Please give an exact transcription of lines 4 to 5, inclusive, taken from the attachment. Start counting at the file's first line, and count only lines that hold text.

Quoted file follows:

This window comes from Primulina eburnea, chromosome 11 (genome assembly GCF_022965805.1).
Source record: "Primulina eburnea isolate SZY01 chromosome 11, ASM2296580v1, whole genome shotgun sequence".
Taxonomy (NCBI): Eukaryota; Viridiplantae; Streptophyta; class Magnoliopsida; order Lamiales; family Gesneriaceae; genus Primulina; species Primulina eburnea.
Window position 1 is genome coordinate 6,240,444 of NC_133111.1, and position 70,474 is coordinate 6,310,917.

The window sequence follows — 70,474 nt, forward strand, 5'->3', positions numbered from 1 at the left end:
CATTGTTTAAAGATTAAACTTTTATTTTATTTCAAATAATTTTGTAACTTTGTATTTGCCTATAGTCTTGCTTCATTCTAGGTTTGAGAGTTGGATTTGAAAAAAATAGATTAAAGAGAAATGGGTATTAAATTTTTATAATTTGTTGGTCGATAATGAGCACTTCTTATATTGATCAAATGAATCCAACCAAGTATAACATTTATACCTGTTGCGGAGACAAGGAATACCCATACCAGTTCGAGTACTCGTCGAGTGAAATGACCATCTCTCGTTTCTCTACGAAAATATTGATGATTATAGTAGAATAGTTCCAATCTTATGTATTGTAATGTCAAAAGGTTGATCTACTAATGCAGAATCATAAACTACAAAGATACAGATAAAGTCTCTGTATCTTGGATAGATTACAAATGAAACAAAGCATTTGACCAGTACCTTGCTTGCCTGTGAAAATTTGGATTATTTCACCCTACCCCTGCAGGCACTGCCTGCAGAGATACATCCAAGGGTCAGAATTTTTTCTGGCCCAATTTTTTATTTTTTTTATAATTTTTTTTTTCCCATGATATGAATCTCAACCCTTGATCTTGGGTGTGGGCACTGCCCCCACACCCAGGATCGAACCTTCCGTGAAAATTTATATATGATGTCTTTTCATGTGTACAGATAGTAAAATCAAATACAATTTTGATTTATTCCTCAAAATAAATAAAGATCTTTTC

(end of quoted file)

Window position 1 is genome coordinate 6,240,444 of NC_133111.1, and position 70,474 is coordinate 6,310,917.

The window sequence follows — 70,474 nt, forward strand, 5'->3', positions numbered from 1 at the left end: